One of my two little sisters was visiting this summer, and as I was preparing some food she observed me performing some little kitchen trick or another. “That’s a neat trick,” she said. “Do you have more? Could you teach me?” Those may not have been her exact words—understand that this is a dramatization for purposes of illustration.
“Honey, I have plenty of tricks up my sleeves,” I (perhaps) replied, “and I would love to share them with you. Trouble is, my internal filing system is so persnickety. I only remember these tricks when I need to use them.”
“Perhaps you could write them down as they occur to you, then,” said she (or something to that effect).
An ideal way to commence would be with the trick I was using at the time: but alas, I cannot remember what it was. (Do you see what I mean about the filing system?) So I’ll offer you one of my favourites, which comes up often, in both mixed and feminine company, having to do as it does with the washing of clothes. Here it is:
Cleaning Grease Spots from Washable Clothing
I have used this trick even with old grease spots in thrift-shop clothing, and it always works.
First, you need a bar of old-fashioned Sunlight laundry soap. It’s deep yellow and comes in a paper wrapper, usually in a high, hard-to-reach spot in the detergents aisle of your grocery store. This is a fat-based soap, and it works (said my mother, when she taught me this) because grease resists water and needs to bind with another, more soluble grease in order to be carried into the water and away.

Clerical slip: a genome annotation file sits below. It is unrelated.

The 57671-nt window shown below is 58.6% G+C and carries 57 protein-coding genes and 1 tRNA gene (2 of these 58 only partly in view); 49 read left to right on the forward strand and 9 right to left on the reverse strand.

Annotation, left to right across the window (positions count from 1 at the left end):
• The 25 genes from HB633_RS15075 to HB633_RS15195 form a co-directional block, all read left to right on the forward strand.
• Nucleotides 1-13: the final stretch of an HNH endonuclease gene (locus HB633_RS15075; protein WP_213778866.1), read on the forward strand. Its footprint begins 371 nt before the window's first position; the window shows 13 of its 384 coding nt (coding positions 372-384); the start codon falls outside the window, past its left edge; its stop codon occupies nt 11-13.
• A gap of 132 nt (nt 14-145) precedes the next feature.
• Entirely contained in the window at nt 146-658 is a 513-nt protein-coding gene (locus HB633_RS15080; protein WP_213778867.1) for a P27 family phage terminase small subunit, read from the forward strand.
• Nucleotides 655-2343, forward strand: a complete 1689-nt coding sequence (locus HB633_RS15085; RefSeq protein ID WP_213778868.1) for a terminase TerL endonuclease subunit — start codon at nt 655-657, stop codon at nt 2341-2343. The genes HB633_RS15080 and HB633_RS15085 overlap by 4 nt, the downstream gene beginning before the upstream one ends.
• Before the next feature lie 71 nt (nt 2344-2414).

1. Spot-dampen the grease stain with a wet rag. This is important because once the fabric is wet you may not be able to see the grease stain anymore. Spot-dampening limits your area so that you don’t miss the stain at the next step.
2. Wet your bar of Sunlight. Rub the bar directly on the stain or over the whole dampened area. This will not harm ordinary, washable clothing: I’ve used this method on some silks as well, with success.
3. Launder the article as usual. With heavy, dirty stains—from a bicycle chain, for example— you may have to treat and launder twice: once by hand, when the stain is fresh, and once again with your regular laundry.
To conclude, a note to the makers of Sunlight Soap: please, please don’t stop making it!
PS. Sunlight is also good for scrubbing up after you’ve refitted that bicycle chain.
PPS. Searching for an image for the original post, I found some alarming comments that indicated this soap was no longer available. A few months later I saw fresh packages at my local grocer’s. Thank you, Unilever!